No Nursery for Baby

We haven’t picked out colors, or bedding, or painted a fairy mural on the wall.  In fact, our second child has no claim to any wall–or even a room for that matter.

Why have we allowed this to happen?  After all, with our first we decorated with homemade curtains, a rocking chair and a new dresser.  What we quickly found, however, is that our son was rarely in his room.  He co-slept for the first five months and during the day spent most of his time lounging in the living room with us.  He wouldn’t nap in his crib so we wore him in a sling for snoozing or plopped him down on his baby blanket.

We’d happily move everything out to make space for our newborn if we thought she would actually use it. Our spare room is currently our office. Since we’re not sure what kind of sleeper she’ll be and how her crying will affect our two-year-old, we’ve decided to just keep her in our room for a few months and then decide what to do once we get to know her.  We’ve set up a changing table on the dresser and she’ll rest in a co-sleeper that some friends have generously lent us.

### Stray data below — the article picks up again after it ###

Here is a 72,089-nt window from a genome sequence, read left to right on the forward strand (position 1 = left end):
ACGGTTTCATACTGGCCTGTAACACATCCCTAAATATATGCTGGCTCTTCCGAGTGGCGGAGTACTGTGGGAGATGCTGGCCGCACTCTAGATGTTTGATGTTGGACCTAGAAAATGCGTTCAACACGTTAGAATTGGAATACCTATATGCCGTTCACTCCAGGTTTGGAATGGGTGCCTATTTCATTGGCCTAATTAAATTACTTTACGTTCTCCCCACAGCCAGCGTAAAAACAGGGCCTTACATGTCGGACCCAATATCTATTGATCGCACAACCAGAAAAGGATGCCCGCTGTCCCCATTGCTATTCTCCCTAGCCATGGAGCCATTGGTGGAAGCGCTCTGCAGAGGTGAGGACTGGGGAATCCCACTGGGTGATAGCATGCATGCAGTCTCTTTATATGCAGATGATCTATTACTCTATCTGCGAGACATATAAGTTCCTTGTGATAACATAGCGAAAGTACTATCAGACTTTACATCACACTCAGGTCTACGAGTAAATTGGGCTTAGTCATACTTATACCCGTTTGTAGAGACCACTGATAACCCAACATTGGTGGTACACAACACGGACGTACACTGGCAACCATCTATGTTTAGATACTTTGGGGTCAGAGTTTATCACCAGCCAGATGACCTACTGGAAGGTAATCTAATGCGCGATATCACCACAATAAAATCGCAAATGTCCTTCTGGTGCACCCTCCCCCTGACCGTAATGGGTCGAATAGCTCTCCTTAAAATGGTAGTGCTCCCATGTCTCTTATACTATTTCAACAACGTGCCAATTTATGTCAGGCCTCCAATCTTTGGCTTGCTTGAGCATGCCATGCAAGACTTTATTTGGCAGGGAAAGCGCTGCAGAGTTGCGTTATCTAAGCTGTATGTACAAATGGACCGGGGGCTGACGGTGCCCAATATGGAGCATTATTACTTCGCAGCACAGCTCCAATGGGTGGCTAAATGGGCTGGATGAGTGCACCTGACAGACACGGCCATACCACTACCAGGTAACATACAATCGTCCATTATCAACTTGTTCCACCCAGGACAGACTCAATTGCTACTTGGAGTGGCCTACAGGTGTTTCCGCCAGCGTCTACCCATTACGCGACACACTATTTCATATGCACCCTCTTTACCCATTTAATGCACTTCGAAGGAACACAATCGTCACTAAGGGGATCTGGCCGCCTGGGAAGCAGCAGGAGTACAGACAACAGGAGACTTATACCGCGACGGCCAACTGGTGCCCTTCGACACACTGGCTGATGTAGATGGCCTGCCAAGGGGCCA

I’m sure our decision would seem strange to some, but luckily my sister, the mother of five children, has pioneered creative accommodations in my family.  It’s impossible for most families that size to afford a six bedroom home, so she’s had babies sleep in walk-in closets, in the bathroom, and in several other creative nooks and crannies over the years.  Now that they’re older, they are all using bunk beds and sharing rooms. 

The great benefit of being more flexible with space, is that it’s possible to live in a smaller house, have less of a carbon footprint and more financial freedom.  I explored this topic quite awhile ago here.  So, if you’re expecting a little one, think outside the box about your baby’s nursery, or lack thereof.  The honest truth is that your baby won’t be aware enough to give the slightest care to where he or she sleeps.  Why not keep it simple at this stage and save up so that you’ll be able to have fun with décor later on?